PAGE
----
Cyber risk enters broker’s top 10 global risks for first time
Reputational damage is the top risk facing businesses, owing much to the advent of social media and 24-hour news, according to Aon.
The broker’s Global Risk Management Survey 2015 collected the views of almost 1,500 risk professionals from 28 industry sectors, at firms of all sizes in 60 countries across the world, and found that reputational damage was considered the most formidable risk globally.
Cyber risk made it into the top 10 for the first time as the ninth biggest risk to corproates. The remaining eight most formidable risks include: economic slowdown/slow recovery (2), regulatory/legislative changes (3), increasing competition (4), failure to attract or retain top talent (5), failure to innovate/meet customer demands (6), business interruption(7), third-party liability (8) and property damage (10).
Respondents included chief financial officers, chief executives, chief risk officers, risk and insurance managers and HR managers among others. Breaking down the responses by position within the company, the survey results suggest that C-suite personnel are more concerned with financial and economic risks, including commodity price risk, economic slowdown and technology failure. Risk managers focused on liability-related risks, such as cyber, property damage and third party liability.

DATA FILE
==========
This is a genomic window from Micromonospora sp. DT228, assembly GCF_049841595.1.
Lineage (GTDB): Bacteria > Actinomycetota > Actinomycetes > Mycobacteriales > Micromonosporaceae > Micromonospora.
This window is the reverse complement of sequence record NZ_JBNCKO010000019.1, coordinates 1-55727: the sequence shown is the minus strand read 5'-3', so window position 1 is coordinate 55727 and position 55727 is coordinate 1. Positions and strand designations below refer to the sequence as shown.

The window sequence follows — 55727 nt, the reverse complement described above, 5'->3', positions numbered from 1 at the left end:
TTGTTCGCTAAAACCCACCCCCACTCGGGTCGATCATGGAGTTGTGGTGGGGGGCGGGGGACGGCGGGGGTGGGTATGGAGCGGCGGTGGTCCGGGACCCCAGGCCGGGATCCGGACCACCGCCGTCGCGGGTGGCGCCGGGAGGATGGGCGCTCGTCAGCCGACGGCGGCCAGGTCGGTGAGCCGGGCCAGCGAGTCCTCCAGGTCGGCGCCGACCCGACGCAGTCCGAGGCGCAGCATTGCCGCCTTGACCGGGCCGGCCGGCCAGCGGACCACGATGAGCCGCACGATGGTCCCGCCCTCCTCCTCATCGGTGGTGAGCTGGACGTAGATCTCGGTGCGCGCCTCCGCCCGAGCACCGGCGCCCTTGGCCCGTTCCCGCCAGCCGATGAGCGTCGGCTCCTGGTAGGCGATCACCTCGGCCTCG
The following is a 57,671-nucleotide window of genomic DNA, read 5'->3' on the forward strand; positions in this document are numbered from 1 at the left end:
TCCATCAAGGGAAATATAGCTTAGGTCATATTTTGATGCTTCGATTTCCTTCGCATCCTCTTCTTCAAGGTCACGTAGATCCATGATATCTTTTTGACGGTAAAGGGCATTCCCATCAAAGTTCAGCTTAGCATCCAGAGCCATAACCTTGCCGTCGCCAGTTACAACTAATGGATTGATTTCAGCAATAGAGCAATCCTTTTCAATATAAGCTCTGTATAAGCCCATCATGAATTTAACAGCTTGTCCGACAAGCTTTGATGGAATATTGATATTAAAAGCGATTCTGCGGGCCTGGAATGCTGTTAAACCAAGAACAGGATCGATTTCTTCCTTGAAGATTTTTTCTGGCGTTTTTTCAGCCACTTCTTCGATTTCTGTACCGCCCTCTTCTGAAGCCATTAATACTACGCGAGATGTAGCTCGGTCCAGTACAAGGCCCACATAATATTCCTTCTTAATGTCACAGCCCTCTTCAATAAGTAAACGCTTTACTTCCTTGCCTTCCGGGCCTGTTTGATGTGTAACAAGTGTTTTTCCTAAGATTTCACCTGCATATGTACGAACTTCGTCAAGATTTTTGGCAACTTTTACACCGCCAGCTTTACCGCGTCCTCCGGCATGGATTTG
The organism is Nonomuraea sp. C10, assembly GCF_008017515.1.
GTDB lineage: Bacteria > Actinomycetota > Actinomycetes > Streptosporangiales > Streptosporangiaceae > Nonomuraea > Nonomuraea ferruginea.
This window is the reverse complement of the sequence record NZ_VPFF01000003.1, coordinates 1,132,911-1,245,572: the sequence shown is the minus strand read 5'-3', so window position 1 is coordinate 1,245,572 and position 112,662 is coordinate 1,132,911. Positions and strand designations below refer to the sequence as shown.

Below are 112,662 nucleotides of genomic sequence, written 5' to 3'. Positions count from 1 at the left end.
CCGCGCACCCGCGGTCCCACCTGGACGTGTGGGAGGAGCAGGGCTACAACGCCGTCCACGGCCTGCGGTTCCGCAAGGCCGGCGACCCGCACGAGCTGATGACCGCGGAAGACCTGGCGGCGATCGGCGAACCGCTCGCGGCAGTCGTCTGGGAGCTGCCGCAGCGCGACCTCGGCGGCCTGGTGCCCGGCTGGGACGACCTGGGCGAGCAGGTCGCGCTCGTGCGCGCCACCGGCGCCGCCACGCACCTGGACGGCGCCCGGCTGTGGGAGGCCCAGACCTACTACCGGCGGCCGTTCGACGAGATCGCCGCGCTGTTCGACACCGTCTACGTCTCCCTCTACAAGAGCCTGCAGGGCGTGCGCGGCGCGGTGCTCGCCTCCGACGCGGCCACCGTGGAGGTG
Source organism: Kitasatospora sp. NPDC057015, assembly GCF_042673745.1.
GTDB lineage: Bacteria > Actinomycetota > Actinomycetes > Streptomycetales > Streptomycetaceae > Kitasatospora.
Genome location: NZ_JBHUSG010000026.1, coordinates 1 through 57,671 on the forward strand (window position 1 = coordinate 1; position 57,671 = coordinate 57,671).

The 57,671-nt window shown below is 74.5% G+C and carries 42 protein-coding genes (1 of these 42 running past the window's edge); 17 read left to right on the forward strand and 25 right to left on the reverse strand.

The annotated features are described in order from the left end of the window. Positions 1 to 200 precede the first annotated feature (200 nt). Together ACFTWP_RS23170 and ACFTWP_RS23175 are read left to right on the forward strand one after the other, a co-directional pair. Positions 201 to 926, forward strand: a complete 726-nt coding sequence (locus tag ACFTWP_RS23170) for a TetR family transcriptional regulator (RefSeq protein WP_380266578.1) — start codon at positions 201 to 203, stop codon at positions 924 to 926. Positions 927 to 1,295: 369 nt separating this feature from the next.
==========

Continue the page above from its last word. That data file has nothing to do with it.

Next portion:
The report says: “Major headlines about massive data breaches, large-scale product recalls, mysterious plane crashes and aggressive government investigations have raised concerns about corporate reputation and brand damage.
“The unpredictable nature of such crises in an age of 24-hour news cycles and instant social media poses a serious threat to company’s hard-earned global image.
“While negative news can undermine a company’s reputation in a matter of minutes or hours after a crises, intensive media scrutiny also heightens awareness of crisis preparedness.”
Aon chief innovation officer Stephen Cross said: “It is little surprise to see cyber risk enter the top 10 at the same time we can see increasing concern about corporate reputation as the two issues are a great example of the interconnectivity of risk.
“What is surprising was the lack of alignment between the board and the risk manager. Such diverse views illustrate how imperative it is that the board of directors have effective and regular communication with risk managers to effectively assess and mitigate the company’s risk exposure.”
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